M62 locomotive

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M62 diesel locomotive from Luninets depot.jpg
M62 locomotive in Baranovichi, Belarus
Type and origin
Power type Diesel-electric
Builder Voroshilovgrad Locomotive Factory
today: Lugansk (Ukraine)
Model M62
Build date 1965-
Total produced 3,273
AAR wheel arr. C-C
UIC class Co´ Co´ (Co-Co)
Gauge 1,435 mm (4 ft 8 12 in) standard gauge
1,520 mm (4 ft 11 2732 in) Russian gauge
Driver dia. 1,050 mm (41.34 in)
Wheelbase 4.2 m (13 ft 9 in), bogie centres
Length 17.55 m (57 ft 7 in)
Width 2.95 m (9 ft 8 in)
Height 4.493 m (14 ft 8.9 in)
Axle load 19.3 t (19.0 long tons; 21.3 short tons)
Loco weight 116.5 t (114.7 long tons; 128.4 short tons)
Fuel type Diesel fuel
Fuel capacity 3,900 L (860 imp gal; 1,000 US gal)
Water cap 950 L (210 imp gal; 250 US gal)
Fuel consumption 340 kg/h (750 lb/h)
Prime mover Kolomna 14D40
Engine type Diesel engine
Cylinders V12
Transmission Diesel electric
Loco brake Oerlikon Air
Performance figures
Maximum speed 100 km/h (62 mph)
Power output 1,472 kW (1,974 hp)
Tractive effort 314 kN (71,000 lbf)
Class M62 (SZhD, RZhD, MÁV, GySEV, BCh, MTZ, UZ), 781 (ČSD, ČD), T 679.1 (ČSD), V200 (DR), 120 (DR), 220(DBAG), ST44 (PKP), K62 KSR
Nicknames  POL Gagarin, Iwan,
 HUN Szergej
 RUS Машка
 GER Taigatrommel
 CZE Sergej
 BLR Муха
 LTU Meška
 PRK 신성, 금성

M62 is a Soviet-built diesel locomotive for heavy freight trains, exported to many Eastern Bloc countries as well as to Cuba, North Korea and Mongolia. Beside the single locomotive M62 also twin versions 2M62 and triple versions 3M62 have been built. A total number of 7164 single sections have been produced, which have been used to build 5231 locomotives.[1]


According to the Comecon directives production of heavy diesel locomotives among Eastern Bloc countries was left exclusively for Romania and the Soviet Union. [2] The first few prototypes of this heavy freight locomotive were ready in 1964 and their first destination outside the Soviet Union was Hungary.[3] A total number of 723 units were produced in the Soviet Union.


Soviet Union M62[edit]

From 1970 till 1976 the former Soviet Union Railway (SZhD) received 723 engines M62, further 13 M62U have been delivered from 1989 till 1990. These engines were single 3M62U sections.

For the Soviet military 154 locomotives named DM62 were built. These engines have been modified for pulling SS-24 Scalpel ballistic rocket launcher trains.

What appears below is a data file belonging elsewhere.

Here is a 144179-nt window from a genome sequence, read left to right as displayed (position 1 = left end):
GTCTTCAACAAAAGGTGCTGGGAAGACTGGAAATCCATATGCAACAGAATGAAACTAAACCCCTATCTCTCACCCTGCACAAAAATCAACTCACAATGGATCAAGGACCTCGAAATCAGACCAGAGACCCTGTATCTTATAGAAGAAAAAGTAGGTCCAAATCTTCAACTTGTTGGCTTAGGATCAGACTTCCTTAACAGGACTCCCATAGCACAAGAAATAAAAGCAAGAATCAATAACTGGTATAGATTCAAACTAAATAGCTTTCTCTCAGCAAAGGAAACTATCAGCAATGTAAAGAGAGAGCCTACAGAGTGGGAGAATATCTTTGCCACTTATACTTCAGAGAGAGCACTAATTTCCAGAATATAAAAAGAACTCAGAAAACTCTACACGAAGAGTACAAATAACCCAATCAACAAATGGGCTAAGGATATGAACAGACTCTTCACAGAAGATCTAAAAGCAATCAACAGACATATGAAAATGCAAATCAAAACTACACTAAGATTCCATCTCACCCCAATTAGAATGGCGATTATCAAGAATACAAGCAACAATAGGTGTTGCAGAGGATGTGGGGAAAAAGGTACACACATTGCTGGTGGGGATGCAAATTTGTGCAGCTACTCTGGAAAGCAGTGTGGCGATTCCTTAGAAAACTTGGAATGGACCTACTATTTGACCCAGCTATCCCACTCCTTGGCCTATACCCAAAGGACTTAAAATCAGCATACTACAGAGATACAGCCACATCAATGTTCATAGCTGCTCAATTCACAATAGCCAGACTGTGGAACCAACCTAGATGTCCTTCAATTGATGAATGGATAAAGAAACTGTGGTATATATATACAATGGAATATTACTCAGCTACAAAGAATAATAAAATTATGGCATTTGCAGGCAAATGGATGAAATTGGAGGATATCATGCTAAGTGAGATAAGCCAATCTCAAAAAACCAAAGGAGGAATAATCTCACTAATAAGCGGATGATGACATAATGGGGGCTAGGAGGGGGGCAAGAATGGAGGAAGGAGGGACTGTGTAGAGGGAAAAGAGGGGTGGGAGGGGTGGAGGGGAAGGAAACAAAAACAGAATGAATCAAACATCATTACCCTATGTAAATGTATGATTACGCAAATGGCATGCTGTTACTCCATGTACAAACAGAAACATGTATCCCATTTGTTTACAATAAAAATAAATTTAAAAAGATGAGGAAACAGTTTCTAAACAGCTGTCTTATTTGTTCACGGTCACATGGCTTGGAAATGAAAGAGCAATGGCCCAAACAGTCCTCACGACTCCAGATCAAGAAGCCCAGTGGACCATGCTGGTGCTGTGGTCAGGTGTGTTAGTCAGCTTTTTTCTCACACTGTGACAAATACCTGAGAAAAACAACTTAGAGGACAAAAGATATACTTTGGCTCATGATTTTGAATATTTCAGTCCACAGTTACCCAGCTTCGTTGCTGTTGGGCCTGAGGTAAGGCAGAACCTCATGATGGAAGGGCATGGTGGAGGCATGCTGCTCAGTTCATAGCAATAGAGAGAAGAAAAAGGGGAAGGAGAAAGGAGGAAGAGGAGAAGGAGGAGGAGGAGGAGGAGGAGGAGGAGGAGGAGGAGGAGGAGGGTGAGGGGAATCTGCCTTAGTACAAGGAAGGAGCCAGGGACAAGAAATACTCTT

For industrial railroads 39 engines of the version M62UP have been built . These engines had improved trucks, larger fuel tanks and modified exhaust silencers.

Poland ST44[edit]


In the early 1960s an urgent need appeared in Poland for a heavy freight diesel locomotive. The Polish industry at the time was not able to produce such a locomotive, so a decision was made to import a large number of M62 locomotives from the Soviet Union, which were already imported by Hungarian MÁV. In Poland those machines received ST44 designation[4] During first-revision repairs all locomotives had front lights changed from small ones into standard, Polish large types.[5] The decision is said to have been made after Poland had started to import ST43 locomotives from Romania and was probably influenced directly from the Soviet Union. For political reasons, the USSR simply forced Poland to buy Soviet instead of Romanian locomotives, as it preferred satellite countries not to export their products. [2] The first 4 locomotives, produced by the Voroshilovgrad Locomotive Factory (in today's Lugansk, Ukraine), were delivered to Poland in September 1965. Deliveries continued until 1988, with 1,191 locomotives delivered in total (1,114 for PKP, 68 for LHS and 9 for industry). One of the locomotives (ST44-1500 – producer’s designation M63) had bogies and traction engines exchanged with newer types which allowed it to achieve a higher top speed. The series, with numbers between 2001 and 2068 was imported to run on the LHS broad gauge line. In addition to a different gauge, this series was equipped with an automatic coupling system.[4]


There were several reasons for importing M62 locomotives to Poland, and today’s views on this decision are quite ambiguous. The locomotive was more powerful than even the strongest of the Polish steam locomotives used for freight transport in those days, yet it could not haul passenger trains (due to lack of carriage heating devices) and caused huge damage to the railway tracks. Another important weakness of the M62 locomotive was with its vast fuel consumption. The advantages of this machine though are a fairly simple construction coupled with a largely reliable diesel-electric transmission. Intensive electrification of Polish railways caused the relatively new ST44 locomotives to be mothballed into reserve stock. Many machines withdrawn from PKP found their place among industrial and private railways, where they only bore the producer’s M62 designation [2]


Present use[edit]

Heavy fuel and oil consumption as well as heavy wear caused to the tracks has resulted in Polish State Railways reducing the use of the class. In 2007 many of them still remain in service with PKP for freight use, although most of them have now been stored. Some routes (e.g. Gdynia - Hel line) forbid the running of the ST44 class because this class's excessive weight causes serious damage to lighter built Trackwork.[3]